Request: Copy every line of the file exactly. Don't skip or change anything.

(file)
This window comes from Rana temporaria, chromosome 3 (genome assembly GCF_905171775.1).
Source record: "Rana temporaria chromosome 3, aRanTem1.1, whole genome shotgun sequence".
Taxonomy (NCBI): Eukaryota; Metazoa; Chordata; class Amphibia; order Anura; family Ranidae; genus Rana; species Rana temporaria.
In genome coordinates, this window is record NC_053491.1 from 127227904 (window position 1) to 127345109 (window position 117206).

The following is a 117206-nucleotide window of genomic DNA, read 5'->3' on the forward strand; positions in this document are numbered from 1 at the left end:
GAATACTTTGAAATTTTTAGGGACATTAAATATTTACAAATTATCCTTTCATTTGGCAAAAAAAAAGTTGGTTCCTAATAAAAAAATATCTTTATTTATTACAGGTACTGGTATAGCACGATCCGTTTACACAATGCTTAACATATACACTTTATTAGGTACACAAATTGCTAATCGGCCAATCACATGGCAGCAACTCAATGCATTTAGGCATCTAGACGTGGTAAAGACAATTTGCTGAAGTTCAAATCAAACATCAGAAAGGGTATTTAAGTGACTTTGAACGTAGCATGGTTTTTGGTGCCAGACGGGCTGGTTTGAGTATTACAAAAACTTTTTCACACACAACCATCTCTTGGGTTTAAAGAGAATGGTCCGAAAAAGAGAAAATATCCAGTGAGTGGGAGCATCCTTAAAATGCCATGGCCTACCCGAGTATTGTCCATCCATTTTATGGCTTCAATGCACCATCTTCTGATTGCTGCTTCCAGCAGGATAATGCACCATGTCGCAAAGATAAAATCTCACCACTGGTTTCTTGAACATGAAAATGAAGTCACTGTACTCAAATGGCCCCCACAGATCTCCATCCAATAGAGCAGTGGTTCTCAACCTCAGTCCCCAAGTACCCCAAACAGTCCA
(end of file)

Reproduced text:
This window comes from Rana temporaria, chromosome 3 (genome assembly GCF_905171775.1).
Source record: "Rana temporaria chromosome 3, aRanTem1.1, whole genome shotgun sequence".
Taxonomy (NCBI): Eukaryota; Metazoa; Chordata; class Amphibia; order Anura; family Ranidae; genus Rana; species Rana temporaria.
In genome coordinates, this window is record NC_053491.1 from 127227904 (window position 1) to 127345109 (window position 117206).

The following is a 117206-nucleotide window of genomic DNA, read 5'->3' on the forward strand; positions in this document are numbered from 1 at the left end:
GAATACTTTGAAATTTTTAGGGACATTAAATATTTACAAATTATCCTTTCATTTGGCAAAAAAAAAGTTGGTTCCTAATAAAAAAATATCTTTATTTATTACAGGTACTGGTATAGCACGATCCGTTTACACAATGCTTAACATATACACTTTATTAGGTACACAAATTGCTAATCGGCCAATCACATGGCAGCAACTCAATGCATTTAGGCATCTAGACGTGGTAAAGACAATTTGCTGAAGTTCAAATCAAACATCAGAAAGGGTATTTAAGTGACTTTGAACGTAGCATGGTTTTTGGTGCCAGACGGGCTGGTTTGAGTATTACAAAAACTTTTTCACACACAACCATCTCTTGGGTTTAAAGAGAATGGTCCGAAAAAGAGAAAATATCCAGTGAGTGGGAGCATCCTTAAAATGCCATGGCCTACCCGAGTATTGTCCATCCATTTTATGGCTTCAATGCACCATCTTCTGATTGCTGCTTCCAGCAGGATAATGCACCATGTCGCAAAGATAAAATCTCACCACTGGTTTCTTGAACATGAAAATGAAGTCACTGTACTCAAATGGCCCCCACAGATCTCCATCCAATAGAGCAGTGGTTCTCAACCTCAGTCCCCAAGTACCCCAAACAGTCCA